This landscape is never complete, never whole: it is the ability of cities to react to the societies they house that allows them to remain relevant and alive. Societies change, and different pressures alter what we need from the places we live, new types and scales of buildings are required, old buildings are repurposed for new uses. The material we use to make the buildings develop also – reacting to local scarcity and abundance as much as technological developments. Economics and other determinants shape this further – we can see for example times when public buildings were constructed expensively, to last for a prolonged period of time, and others where the pressure has been to deliver buildings as inexpensively as possible. Aesthetics and cultural ideas about the broader value of architecture evolve also – drawing from diverse fields such as philosophy, the arts, or politics. So the buildings we see are the product of a diverse and complex range of pressures and forces – each to some extent contains knowledge about the time of its construction, about the society that called it into being.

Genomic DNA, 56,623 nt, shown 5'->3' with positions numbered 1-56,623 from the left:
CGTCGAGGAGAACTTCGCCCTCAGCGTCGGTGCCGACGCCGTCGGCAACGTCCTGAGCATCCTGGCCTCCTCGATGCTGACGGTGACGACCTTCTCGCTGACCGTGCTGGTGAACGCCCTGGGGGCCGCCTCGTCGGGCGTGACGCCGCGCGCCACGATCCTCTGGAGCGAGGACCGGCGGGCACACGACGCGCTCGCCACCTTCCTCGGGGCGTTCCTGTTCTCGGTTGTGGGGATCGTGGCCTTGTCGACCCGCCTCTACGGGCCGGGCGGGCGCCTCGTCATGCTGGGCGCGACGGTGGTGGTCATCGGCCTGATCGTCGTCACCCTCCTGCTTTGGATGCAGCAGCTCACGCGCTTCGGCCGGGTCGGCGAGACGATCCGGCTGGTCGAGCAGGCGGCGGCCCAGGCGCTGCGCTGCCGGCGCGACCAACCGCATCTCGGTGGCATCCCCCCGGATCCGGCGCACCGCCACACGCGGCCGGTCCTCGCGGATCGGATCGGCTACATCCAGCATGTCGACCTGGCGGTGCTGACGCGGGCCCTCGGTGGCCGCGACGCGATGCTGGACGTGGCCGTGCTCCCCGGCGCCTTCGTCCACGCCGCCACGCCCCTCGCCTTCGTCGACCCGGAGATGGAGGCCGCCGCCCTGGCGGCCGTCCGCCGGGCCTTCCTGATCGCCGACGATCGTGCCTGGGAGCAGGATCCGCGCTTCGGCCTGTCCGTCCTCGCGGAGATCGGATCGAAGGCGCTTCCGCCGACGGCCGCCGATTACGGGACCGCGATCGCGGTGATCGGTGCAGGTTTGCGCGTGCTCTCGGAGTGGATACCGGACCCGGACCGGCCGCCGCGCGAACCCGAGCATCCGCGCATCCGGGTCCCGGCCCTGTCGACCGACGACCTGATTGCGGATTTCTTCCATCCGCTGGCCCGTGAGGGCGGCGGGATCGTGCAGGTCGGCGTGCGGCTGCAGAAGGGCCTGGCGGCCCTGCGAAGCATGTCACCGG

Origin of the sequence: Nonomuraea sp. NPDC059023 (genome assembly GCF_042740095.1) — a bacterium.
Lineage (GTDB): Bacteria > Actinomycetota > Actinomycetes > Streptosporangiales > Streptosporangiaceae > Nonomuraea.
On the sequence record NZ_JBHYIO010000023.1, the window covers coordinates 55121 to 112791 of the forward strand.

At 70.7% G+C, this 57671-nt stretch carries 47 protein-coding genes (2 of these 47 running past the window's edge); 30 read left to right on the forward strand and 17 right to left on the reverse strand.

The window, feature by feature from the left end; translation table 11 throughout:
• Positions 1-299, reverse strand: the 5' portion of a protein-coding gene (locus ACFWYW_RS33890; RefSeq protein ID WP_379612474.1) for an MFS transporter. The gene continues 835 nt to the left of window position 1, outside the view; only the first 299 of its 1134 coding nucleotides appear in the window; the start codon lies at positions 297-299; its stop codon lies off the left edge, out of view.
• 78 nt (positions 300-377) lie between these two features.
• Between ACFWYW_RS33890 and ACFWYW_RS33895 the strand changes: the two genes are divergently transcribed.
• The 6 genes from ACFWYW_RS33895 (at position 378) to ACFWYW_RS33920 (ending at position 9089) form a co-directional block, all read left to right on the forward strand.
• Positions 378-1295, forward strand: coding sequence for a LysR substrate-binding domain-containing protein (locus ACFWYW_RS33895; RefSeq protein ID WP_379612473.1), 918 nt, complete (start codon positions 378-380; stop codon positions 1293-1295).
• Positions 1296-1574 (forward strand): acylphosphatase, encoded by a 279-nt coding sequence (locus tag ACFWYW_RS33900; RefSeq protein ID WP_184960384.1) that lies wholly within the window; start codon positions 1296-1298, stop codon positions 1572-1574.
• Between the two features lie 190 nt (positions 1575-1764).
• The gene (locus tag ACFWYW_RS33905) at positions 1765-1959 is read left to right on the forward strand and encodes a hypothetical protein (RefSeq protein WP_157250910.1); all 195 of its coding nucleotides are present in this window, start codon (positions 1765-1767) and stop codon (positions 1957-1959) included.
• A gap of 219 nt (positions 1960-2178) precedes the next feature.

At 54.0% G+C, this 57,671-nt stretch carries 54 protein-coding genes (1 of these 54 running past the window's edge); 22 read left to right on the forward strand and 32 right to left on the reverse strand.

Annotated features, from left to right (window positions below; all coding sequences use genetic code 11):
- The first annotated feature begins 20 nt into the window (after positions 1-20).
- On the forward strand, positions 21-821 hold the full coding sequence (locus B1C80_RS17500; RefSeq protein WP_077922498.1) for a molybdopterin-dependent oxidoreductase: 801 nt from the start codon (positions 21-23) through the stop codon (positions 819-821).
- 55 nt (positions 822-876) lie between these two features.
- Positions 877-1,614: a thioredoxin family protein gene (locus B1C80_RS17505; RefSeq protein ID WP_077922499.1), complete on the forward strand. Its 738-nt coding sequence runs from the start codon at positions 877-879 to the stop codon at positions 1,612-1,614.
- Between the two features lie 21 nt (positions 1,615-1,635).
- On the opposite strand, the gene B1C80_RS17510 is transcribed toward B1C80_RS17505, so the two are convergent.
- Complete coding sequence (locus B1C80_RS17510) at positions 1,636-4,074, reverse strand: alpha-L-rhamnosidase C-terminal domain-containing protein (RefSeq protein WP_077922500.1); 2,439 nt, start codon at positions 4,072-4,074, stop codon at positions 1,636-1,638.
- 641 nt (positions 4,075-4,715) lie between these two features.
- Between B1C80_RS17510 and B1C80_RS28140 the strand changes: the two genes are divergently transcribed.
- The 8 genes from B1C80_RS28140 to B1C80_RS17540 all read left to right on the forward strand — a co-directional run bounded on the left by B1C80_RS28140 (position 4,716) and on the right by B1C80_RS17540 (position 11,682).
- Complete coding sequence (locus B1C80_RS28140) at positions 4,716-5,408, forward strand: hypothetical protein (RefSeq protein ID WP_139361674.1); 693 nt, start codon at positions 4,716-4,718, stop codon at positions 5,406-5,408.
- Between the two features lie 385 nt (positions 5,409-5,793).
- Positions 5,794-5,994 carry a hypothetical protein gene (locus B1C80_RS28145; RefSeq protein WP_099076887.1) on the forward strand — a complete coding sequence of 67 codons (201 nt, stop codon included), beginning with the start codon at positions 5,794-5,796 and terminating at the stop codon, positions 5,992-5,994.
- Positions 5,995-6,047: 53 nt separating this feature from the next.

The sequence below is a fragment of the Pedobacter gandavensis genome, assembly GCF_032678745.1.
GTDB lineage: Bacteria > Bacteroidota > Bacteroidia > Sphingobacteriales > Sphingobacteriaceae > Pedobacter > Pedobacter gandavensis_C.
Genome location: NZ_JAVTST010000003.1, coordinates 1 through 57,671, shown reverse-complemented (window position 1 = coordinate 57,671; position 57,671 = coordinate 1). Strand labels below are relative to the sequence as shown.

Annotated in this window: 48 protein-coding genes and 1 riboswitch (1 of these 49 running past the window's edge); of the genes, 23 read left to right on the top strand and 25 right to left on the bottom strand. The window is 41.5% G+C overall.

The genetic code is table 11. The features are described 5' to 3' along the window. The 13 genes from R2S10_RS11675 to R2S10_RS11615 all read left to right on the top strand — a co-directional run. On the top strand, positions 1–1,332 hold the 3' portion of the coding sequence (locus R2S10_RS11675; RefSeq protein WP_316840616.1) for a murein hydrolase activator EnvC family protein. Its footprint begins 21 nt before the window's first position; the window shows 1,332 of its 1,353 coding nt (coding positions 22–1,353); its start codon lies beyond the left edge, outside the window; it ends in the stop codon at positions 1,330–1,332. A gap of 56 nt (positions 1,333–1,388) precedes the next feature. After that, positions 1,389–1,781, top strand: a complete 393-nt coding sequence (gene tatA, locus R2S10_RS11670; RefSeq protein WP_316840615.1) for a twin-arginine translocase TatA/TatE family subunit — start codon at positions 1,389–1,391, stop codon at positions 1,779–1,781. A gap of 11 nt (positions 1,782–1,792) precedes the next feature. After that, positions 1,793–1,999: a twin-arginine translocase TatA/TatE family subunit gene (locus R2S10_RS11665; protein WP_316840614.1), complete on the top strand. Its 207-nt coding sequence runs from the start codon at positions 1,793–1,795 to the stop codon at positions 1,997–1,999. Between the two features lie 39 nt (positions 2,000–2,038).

The architect is never an innocent bystander but rather is someone who is always seeking means to act, to engage with and change this environment, hopefully for the better. As architecture arises from real needs that arise in the world we are inevitably enmeshed in society, and make work that draws from this context. Frequently clients, makers and others have strong input into the design.
This said there remains something distinct that lies behind all this – the architects idealised version of things, that is then abraded against the world in order to be made. Architecture has its own cultural currents, its own thinking, and frequently architects build their own view of this ideal version of things out of the buildings they have seen, or the speculations of other architects. It is here, in this space that we will situate our workshop.
The fragment as context
The rational experience is a rarity. Our world is composed